|Scientific Name:||Balaenoptera edeni Anderson, 1879|
|Infra-specific Taxa Assessed:|
<i>Balaenoptera</i> <i>brydei</i> Olsen, 1913
The taxonomy of Bryde’s Whales is not yet settled but recent years have seen progress towards its resolution. Most Bryde’s Whales analysed to date have been assignable to one of two sister clades: Balaenoptera edeni brydei is the larger, predominantly offshore form described by Olsen (1913) from animals taken by whalers operating out of Saldanha Bay and Durban, South Africa, while B. e. edeni is the smaller, predominantly coastal form described by Anderson (1879) from a specimen collected near the Sittang River, Gulf of Martaban, Myanmar, which is now held in the Indian Museum in Kolkata (Calcutta) (Sasaki et al. 2006, Kershaw et al. 2013). A few authors have considered these as separate species following Wada et al. (2003). However, a single species, B. edeni, is recognized by the Committee on Taxonomy of the Society of Marine Mammalogy (Committee on Taxonomy 2017) and the International Whaling Commission (IWC). The Committee on Taxonomy recognizes B. e. edeni and B. e. brydei as subspecies.
The small population of Bryde’s Whales in the northeastern Gulf of Mexico appears to be only marginally closer to B. e. edeni than to B. e. brydei or B. borealis (Rosel and Wilcox 2014). This taxon has been assessed separately for the IUCN Red List as a subpopulation of B. edeni.
Best (1977) described a resident inshore form of Bryde's Whale off South Africa which is slightly smaller than the "ordinary" form of Bryde’s Whale found further offshore and speculated that it might be B. e. edeni. It differed in terms of migration, seasonality of reproduction, fecundity, and prey types (Best 2001). Best noted that Olsen's 1913 description of B. brydei was probably based on a mixture of this inshore form and "ordinary" Bryde's Whales caught off South Africa. Subsequent phylogenetic analysis has shown the inshore form to be closer to B. e. brydei than to B. e. edeni (Penry 2010).
To distinguish B. e. brydei from B. e. edeni, the former is variously called the “offshore”, “large-type”, or “ordinary” Bryde’s Whale. In the event that B. brydei and B. edeni become recognized as separate species, the common name "Bryde's Whale" will likely be retained for B. e. brydei and Eden’s Whale should be used for B. e. edeni as a subspecies or species. The name “Pygmy Bryde’s Whale” has been used for B. e. edeni, but in the past has also been applied to specimens of B. omurai (Wada et al. 2003), which is now known to be a separate species outside the Sei (B. borealis)/Bryde’s Whale clade (Sasaki et al. 2006).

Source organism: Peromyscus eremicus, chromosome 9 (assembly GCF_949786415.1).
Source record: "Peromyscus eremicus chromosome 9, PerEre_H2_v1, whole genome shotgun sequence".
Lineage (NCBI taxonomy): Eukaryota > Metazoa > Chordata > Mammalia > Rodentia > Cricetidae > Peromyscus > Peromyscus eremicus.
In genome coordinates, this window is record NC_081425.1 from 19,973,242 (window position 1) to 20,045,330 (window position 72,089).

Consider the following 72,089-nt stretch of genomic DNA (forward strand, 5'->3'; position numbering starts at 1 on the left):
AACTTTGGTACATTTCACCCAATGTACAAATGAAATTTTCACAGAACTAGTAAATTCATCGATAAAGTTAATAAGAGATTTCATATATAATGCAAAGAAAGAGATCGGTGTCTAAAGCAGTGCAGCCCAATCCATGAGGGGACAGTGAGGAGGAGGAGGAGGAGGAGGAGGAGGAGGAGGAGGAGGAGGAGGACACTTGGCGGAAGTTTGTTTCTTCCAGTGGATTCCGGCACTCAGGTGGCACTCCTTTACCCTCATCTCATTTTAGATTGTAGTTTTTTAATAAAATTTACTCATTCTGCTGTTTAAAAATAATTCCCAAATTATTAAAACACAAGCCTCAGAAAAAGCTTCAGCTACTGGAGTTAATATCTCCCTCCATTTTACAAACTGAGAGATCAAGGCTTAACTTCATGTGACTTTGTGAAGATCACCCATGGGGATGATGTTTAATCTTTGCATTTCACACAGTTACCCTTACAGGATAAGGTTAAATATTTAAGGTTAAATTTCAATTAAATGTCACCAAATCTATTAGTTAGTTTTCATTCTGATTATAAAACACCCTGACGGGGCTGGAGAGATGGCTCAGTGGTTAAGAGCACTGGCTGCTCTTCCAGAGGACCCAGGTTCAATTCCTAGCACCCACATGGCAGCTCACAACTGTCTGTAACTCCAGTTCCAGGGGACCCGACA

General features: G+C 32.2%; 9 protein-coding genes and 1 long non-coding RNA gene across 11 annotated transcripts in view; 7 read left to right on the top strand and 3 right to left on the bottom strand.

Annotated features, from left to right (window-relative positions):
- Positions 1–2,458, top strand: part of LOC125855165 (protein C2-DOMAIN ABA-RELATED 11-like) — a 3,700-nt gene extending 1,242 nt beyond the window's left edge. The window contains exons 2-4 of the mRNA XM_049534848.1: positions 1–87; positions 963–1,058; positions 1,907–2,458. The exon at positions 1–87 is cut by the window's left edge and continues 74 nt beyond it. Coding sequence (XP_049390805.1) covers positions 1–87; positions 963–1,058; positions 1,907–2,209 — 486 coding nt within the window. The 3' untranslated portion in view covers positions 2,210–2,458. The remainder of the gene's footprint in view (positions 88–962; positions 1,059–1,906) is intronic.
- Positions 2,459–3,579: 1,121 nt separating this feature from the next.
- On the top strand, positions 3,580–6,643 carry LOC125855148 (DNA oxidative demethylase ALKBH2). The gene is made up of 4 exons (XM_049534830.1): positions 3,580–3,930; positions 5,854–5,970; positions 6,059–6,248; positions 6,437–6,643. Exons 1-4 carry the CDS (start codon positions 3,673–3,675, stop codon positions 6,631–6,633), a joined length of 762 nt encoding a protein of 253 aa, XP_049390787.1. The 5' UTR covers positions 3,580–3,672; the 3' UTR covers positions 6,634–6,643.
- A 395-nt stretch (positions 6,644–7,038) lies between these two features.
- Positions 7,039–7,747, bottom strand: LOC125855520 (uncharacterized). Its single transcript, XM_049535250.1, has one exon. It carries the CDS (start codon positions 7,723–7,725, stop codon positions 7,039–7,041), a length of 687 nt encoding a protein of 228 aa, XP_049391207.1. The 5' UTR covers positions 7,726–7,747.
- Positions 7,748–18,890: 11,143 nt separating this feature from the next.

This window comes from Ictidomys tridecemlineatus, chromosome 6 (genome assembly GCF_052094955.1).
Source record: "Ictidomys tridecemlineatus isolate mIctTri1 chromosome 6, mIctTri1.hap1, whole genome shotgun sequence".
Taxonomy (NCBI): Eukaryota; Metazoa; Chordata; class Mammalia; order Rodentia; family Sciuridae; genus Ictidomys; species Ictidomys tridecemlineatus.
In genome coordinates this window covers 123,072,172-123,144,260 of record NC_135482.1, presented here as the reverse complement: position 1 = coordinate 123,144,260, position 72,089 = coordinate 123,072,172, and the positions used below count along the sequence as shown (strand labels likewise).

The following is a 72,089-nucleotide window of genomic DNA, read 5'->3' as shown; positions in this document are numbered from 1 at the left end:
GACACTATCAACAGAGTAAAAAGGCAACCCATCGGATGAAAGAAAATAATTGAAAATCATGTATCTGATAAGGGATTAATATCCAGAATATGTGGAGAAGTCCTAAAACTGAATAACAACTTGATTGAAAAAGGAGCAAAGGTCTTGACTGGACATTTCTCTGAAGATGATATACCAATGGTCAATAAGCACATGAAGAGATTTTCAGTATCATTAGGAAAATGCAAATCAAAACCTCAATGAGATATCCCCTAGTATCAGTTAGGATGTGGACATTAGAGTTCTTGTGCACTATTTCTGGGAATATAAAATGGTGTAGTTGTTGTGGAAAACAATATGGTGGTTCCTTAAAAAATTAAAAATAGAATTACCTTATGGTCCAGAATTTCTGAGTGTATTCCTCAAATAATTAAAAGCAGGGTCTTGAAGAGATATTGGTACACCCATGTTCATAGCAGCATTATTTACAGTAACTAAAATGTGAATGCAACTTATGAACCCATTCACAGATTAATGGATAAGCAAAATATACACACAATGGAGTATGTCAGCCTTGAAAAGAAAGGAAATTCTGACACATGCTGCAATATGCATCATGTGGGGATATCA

Until 1972, Bryde’s Whale was recorded as Sei Whale in the International Whaling Statistics, although it had been separately recorded in Japanese whaling records as “Southern Sei Whale” since 1955 (Ohsumi 1977).
|Red List Category & Criteria:||Least Concern ver 3.1|
|Assessor(s):||Cooke, J.G. & Brownell Jr., R.L.|
|Reviewer(s):||Jackson, J., Zerbini, A.N., Taylor, B.L. & Reeves, R.|
The taxonomy (number and identity of species and subspecies) of Bryde's Whales is not yet resolved. IUCN Guidelines note that species should not be classified as Data Deficient for reasons of taxonomic uncertainty alone. Therefore, the Bryde’s Whale is assessed here as one species, with most individuals belonging to the larger pelagic subspecies B. e. brydei. The large-type Bryde’s Whale B. e. brydei has been reduced by whaling, but not to the extent that would result in an IUCN Red List threatened category within its worldwide range. The taxon is therefore listed as Least Concern. There are several subpopulations or subspecies that should be assessed separately and may warrant threatened categories. One of these, the Gulf of Mexico Whale, has been listed as Critically Endangered on the Red List (Corkeron et al. 2017).
|Previously published Red List assessments:|
|Range Description:||Because the number of species, subspecies, or subpopulations of Bryde's Whales is still unresolved, and because the different forms are not readily distinguishable at sea, considerable uncertainty remains with regard to the geographic range of each form.|
Large-type Bryde’s Whales occur in the Pacific, Indian, and Atlantic oceans between about 40°N and 40°S (Kato and Perrin 2009). At least one form also occurs in the Red Sea. Migration to tropical waters in winter is documented for the southeastern Atlantic subpopulation (Best 2001) and for the northwestern Pacific subpopulation (Kanda et al. 2007). The migration patterns of other populations are poorly known. Their occurrence in the North Pacific is generally confined to waters warmer than 20°C (Omura 1959, Sasaki et al. 2013), but they are also found in colder waters off the west coast of southern Africa and northward to at least 3°N (off Cameroon) in the Benguela Current (Best 2001).